There was an interesting meeting/workshop at the DfE yesterday. The focus was on their embryonic (and expensive to produce) ‘job listing service’, to use its current working title. There were more DfE representatives in the room – were they being paid London salaries – than the whole workforce of TeachVac www.teachvac.co.uk that is located on the Isle of Wight. This is surely the sort of project that could have been outsourced to an area of high unemployment to boost a local economy, maybe it is and I am doing the DfE an injustice?

Anyway, private BETA testing is now taking place in part of Cambridgeshire and the North East of England. The aims include providing better data for the DfE. They won’t have any for this recruitment round, so they might like to view this post https://wordpress.com/post/johnohowson.wordpress.com/2542 where I commented on the situation in London.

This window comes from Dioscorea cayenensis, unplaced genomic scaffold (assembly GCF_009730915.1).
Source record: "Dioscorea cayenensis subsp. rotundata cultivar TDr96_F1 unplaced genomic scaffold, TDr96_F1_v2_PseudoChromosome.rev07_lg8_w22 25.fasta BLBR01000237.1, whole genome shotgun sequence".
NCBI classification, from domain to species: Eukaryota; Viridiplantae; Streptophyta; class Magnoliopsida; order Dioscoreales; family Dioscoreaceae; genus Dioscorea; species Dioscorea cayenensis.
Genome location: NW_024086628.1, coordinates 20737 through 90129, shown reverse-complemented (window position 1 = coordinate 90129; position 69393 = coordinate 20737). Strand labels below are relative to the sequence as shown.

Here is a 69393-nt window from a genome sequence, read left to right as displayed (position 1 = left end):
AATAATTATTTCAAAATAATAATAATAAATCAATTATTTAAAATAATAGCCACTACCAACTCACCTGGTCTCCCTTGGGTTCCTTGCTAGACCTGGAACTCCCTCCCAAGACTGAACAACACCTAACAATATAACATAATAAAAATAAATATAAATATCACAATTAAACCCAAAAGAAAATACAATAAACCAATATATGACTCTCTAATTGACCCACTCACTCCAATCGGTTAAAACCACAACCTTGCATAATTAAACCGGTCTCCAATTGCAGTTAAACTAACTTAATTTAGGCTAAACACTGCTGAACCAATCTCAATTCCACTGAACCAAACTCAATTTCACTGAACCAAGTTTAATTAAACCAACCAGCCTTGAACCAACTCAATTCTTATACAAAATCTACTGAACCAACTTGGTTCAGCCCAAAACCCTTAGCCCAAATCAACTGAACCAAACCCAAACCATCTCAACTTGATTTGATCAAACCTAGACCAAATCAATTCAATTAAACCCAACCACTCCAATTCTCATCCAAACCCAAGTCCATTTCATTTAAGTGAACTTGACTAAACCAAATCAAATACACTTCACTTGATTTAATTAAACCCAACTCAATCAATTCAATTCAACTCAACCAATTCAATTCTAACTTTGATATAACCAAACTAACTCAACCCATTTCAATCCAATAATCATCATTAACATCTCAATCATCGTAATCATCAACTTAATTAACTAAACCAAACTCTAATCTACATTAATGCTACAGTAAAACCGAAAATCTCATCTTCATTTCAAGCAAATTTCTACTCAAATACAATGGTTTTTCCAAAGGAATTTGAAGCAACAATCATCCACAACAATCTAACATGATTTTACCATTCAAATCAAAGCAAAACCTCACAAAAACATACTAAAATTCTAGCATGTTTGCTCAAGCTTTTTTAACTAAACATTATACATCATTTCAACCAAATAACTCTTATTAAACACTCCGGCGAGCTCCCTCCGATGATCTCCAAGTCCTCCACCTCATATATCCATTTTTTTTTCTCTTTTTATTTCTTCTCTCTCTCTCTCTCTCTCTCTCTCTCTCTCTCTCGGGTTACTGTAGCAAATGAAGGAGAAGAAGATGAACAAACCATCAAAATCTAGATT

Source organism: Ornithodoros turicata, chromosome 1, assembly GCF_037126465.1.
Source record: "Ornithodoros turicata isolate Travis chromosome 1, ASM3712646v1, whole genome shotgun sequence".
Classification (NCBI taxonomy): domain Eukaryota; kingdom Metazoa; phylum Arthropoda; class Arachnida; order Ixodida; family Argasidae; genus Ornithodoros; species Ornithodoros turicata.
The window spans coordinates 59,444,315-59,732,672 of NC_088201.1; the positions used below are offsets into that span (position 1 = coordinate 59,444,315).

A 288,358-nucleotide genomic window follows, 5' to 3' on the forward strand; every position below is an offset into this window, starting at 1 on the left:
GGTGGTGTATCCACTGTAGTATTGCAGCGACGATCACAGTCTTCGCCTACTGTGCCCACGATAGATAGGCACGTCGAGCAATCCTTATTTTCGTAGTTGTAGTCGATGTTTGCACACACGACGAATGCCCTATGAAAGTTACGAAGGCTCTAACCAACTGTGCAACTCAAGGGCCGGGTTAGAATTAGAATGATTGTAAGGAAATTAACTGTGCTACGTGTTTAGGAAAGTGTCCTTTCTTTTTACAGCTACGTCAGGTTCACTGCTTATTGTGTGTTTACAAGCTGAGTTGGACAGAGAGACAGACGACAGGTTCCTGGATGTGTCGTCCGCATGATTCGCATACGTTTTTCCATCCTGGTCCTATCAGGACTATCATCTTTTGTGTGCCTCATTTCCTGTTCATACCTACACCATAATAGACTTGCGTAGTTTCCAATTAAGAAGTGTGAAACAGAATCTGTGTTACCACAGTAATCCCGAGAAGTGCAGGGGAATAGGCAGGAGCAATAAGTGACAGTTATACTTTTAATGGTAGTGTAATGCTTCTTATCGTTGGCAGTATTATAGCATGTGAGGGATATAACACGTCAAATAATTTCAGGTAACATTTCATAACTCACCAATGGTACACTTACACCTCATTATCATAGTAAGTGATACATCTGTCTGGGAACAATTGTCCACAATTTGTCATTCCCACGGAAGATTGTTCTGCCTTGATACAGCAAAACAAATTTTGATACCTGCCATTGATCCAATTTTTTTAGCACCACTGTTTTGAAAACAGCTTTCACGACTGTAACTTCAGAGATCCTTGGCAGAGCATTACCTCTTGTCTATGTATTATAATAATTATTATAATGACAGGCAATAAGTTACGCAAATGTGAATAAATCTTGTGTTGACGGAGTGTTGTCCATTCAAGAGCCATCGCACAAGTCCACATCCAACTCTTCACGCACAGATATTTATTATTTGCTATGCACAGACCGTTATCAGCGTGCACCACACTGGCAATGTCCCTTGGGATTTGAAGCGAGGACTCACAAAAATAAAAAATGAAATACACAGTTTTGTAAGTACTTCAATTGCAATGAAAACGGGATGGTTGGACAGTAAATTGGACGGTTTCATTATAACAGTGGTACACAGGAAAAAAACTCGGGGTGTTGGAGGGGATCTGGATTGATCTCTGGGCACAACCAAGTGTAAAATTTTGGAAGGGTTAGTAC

Those of us attending the event were told not to take photographs of the slides of the entry screens to be used by schools to log jobs. However, anyone that wants to see what the system might look like has only to log on to https://nationalcareersservice.direct.gov.uk/job-profiles/secondary-school-teacher to have some sort of idea of what the site might look like, as the DfE team are using the gov.uk standards and templates from ‘scheme.org’.

In her introduction, the deputy director at the DfE responsible for this work area said the goals included:

  • reducing the time and cost to schools – TeachVac does both of these already and
  • making finding jobs easier – but no evidence was provided as to what was wrong with current job boards and other means of finding vacancies for teaching posts.